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May 12, 1927 - Image 3

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Text
Publication:
The Michigan Daily, 1927-05-12

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THURSDAY, MAY 12, 1927

THE MICHIGAN

DAILY

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MUMFOR WILL TALK
ONRLIINPROGRAM
Lecturer is Author of Several Books
on Skyscraper Architecture in ,
Large Cities
OPPOSES RAPID GROWTH
Lewis Mumford, author of many
books on architecture, will speak on
"The Future of the City" at 4:15
o'clock this afternoon in Natural
Science auditorium. The speech is one
of a series being offered by the School
of Religion on the moral issues of
modern life.
Among some of Mr.- Mumford's
books are: "The Story of Utopias";
"Sticks and Stones," a criticism of
skyscraper architecture, and "The
Golden Age," his latest book. Mr.
Mumford is famous as a critic of the
development of modern cities. Sev-
eral of his works have been directed
against the neglect of aesthetic and
moral values in the growth of our
cities.
The title of the lecture was origin-
ally to be on "The Menace of the
City," but the subject was changed in
order to allow the speaker greater
scope. Mr. Mumford is regarded as
an outstanding member of the garden
movement. He has been influential
in the development of many small
towns. "Mr. Mumford has always
been an opponent of cities which
grow upward instead of outward,"
Professor A. E. Wood of the Sociol-
ogy department said in characterizing
the architect. "He dislikes the crowd-
ed metropolis and wishes to make the
country a nation of small cities."
Mr. Mumford will also speak to a
group of architects on Friday at the
College of Architecture.
Install Local Club
At Annual Meetings
Of Michigan Alumni
Installation of the University of
University of Michigan club of Ann
Arbor was the featured event at the
luncheon Saturady noon at the Union
of the ninth district of the Alumni
asociation which held its annual
meeting here yesterday. The installa-
tion luncheon was attended by 150
alumni including a special delegation
of 35 from Detroit.
By laws of the local club were
adopted at the luncheon and it was
decided that the board of governors
should consist of nin men and that
the board of governors temporarily
appointed by Pree.4J. Ottaway. '94,
Should continue in office for the ensu-
ing year.
During the afternoon the visiting
alumni were entertained at a golf
tournament at the Huron Hills course
and at the baseball game with Illinois.
Last night the meeting was concluded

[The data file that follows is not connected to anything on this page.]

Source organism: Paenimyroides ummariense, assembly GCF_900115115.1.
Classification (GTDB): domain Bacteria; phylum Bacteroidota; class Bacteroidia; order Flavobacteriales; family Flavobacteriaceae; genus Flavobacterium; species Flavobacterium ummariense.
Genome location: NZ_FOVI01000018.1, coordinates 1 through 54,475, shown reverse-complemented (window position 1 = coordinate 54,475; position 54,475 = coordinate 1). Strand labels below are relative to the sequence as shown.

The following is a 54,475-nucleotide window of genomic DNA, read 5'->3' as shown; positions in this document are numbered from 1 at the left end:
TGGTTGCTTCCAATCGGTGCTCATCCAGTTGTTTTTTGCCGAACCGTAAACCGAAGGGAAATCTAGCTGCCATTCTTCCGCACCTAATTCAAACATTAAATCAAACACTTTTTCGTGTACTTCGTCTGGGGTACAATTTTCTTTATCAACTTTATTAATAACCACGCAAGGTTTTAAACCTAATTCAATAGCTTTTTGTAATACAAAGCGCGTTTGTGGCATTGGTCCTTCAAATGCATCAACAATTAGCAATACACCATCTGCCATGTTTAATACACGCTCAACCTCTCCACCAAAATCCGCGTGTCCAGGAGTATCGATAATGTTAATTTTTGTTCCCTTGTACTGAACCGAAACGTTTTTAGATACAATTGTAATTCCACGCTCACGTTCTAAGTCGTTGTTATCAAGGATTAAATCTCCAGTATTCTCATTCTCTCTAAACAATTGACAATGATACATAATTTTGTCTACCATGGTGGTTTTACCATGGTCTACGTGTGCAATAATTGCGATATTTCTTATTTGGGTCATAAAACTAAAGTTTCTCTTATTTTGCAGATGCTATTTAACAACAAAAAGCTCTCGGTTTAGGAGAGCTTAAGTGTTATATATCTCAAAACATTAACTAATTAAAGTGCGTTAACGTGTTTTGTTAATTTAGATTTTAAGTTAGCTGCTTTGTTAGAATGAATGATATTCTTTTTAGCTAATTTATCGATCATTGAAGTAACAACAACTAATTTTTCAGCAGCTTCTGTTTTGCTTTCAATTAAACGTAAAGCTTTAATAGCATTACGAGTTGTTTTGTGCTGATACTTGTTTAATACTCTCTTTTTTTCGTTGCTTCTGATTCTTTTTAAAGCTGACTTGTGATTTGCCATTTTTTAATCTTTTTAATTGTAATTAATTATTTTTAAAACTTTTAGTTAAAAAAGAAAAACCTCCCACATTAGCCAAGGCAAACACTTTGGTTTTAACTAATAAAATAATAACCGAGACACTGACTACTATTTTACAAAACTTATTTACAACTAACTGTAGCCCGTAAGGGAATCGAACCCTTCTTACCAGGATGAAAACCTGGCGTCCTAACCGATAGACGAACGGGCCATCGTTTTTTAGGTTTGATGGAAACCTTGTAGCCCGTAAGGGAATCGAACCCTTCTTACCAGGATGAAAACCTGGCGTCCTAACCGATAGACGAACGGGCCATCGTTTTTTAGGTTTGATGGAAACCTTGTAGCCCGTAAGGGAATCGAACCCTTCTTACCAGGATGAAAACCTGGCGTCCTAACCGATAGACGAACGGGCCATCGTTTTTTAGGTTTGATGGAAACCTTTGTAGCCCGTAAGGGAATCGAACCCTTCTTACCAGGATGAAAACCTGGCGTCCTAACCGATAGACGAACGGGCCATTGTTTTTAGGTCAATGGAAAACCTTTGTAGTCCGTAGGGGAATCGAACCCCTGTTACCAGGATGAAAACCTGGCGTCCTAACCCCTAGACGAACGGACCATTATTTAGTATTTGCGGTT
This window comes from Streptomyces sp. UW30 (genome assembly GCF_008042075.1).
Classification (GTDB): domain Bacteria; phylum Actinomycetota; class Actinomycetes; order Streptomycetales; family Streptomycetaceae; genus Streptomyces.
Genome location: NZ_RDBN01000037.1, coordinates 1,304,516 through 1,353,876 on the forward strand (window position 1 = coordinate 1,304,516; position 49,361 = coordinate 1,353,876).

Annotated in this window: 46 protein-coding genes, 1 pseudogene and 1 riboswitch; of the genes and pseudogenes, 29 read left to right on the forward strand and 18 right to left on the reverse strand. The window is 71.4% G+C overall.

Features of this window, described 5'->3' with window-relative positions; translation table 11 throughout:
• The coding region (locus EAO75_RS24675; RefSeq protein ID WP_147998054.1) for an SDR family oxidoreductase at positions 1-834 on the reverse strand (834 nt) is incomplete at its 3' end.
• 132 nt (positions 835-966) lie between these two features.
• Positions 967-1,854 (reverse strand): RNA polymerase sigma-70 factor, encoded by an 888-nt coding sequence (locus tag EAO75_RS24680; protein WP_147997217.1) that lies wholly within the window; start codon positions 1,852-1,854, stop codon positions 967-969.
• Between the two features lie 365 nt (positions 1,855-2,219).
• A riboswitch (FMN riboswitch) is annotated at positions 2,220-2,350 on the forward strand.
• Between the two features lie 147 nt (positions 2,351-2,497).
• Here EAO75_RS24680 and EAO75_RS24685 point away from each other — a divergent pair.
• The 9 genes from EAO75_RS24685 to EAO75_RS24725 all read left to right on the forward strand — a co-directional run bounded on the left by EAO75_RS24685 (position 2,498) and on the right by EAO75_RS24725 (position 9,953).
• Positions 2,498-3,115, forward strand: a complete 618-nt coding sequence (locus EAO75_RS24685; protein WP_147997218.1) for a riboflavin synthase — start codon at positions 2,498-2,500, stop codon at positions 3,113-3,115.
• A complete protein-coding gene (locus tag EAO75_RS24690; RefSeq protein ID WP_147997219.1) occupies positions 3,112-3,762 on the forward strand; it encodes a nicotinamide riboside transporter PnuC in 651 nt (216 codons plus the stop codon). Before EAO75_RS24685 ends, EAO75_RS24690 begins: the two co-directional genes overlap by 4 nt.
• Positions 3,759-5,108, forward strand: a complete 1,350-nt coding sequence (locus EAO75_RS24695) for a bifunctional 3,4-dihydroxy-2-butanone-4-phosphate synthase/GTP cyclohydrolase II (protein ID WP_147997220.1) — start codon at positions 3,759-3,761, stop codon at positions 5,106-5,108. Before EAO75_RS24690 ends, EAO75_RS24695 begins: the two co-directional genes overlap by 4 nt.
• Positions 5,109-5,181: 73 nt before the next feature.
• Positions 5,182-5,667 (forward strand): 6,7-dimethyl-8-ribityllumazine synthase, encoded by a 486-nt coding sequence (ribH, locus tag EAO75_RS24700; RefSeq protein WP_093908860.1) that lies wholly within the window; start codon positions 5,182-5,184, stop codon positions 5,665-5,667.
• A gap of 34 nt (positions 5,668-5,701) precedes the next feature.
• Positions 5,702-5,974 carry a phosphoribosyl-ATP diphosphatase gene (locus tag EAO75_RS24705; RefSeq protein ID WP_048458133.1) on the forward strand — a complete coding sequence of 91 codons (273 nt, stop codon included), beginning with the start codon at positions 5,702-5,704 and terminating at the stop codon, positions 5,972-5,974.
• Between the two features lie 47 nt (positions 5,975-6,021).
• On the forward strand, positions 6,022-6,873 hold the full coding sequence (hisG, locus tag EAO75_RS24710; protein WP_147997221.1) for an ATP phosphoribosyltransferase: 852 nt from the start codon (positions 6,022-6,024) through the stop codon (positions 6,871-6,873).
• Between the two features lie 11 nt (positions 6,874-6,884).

with a banquet at the Union at which
Fielding H. Yost; director of inter-
collegiate athletics, and Dean Joseph
A. Bursley were the principal speak-
ers.
This meeting of the ninth district,
which is composed of all the alumni
clubs of southeastern Michigan, is the
first of a series that is to be held in
all the alumni districts. The next
meeting will be held at Madison, Wis.,
that of the sixth district, which will
convene on the nineteenth of this
month.
An interesting sidelight was thrown
uponthis meeting, Hawley Tapping,
field secretary of the organization,
stated that the absent president of the
You can Duplicate the

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Supreme Court Stand On Sterilization
Law In VirginiaApproved By Shartel 1
Comenting on the recent decision of sterilized, and that they allow unfair
the United State Supreme court on the or discriminatory classifications of
Virginia state stevilization law, Prof. persons subject to sterilization. Many
Burke Shartel, of the Law SchoolI of the old state laws fegarding sterili-t
stated "The Supreme court squarely zation have been changed to meet4
holds that the state legislatures have these objections, but in view of the#
Ithe power to authorize the steriliza- liberal attitude of the Supreme court
tion of mental defectives, and the court' on the subject, these changes would
takes a liberal view on the popular be unnecessary for the validity of the
objections to the classification and un- law, Professor Shartel said.
fair hearings of mental defectives to In an article in the Michigan Law
be sterilized." Review, Professor Shartel points out
Professor Shartel was the author of that there are 20,000 mental defectives
the Michigan sterilization law which in the state of Michigan alone, which
was passed by the state legislature a is an average of one defective to every
few years ago. The first Michigan group of 200 normal individuals. How-
law on this subject was rejected by ever, many of the feeble-mihded are
the state Supreme court because the infantile in sexual development and
law did not apply to persons outside will always remain so, making sterili-
institutions for the feeble-rninded, and I zation unnecessary in such cases. Pro-
it is obvious that such persons, not fessor Shartel also says, in the article
under the surveillance of capable that the possibility of the children of
guardians, would be more likely to feeble-minded persons being mental
propagate illegitimate and feeble- defectives is very high In as much as
minded children than would the in- feeble-minded persons seldom mate
dividuals in proper institutions. with normal individuals. When both
Other objections to state steriliza- parents are mentally dwarfed, the off-
tion laws are: that they are unconsti- spring is practically sure to be a men-
tutional, that they do not provide for tal defective.
fair hearings for the defectives to be Professor Shartel made no comment
on the refusal of Harvard university
district, Charles L. Delbridge, '01L, officials to accept the $60,000 left by
who is on his way abroad held another the late Professor Mears for the pur-
meeting upon his steamer at the same, pose of establishing a department for
time with several alumni who are the study of eugenics and control of
also upon their way to Europe. propagation in;.mental defectives.

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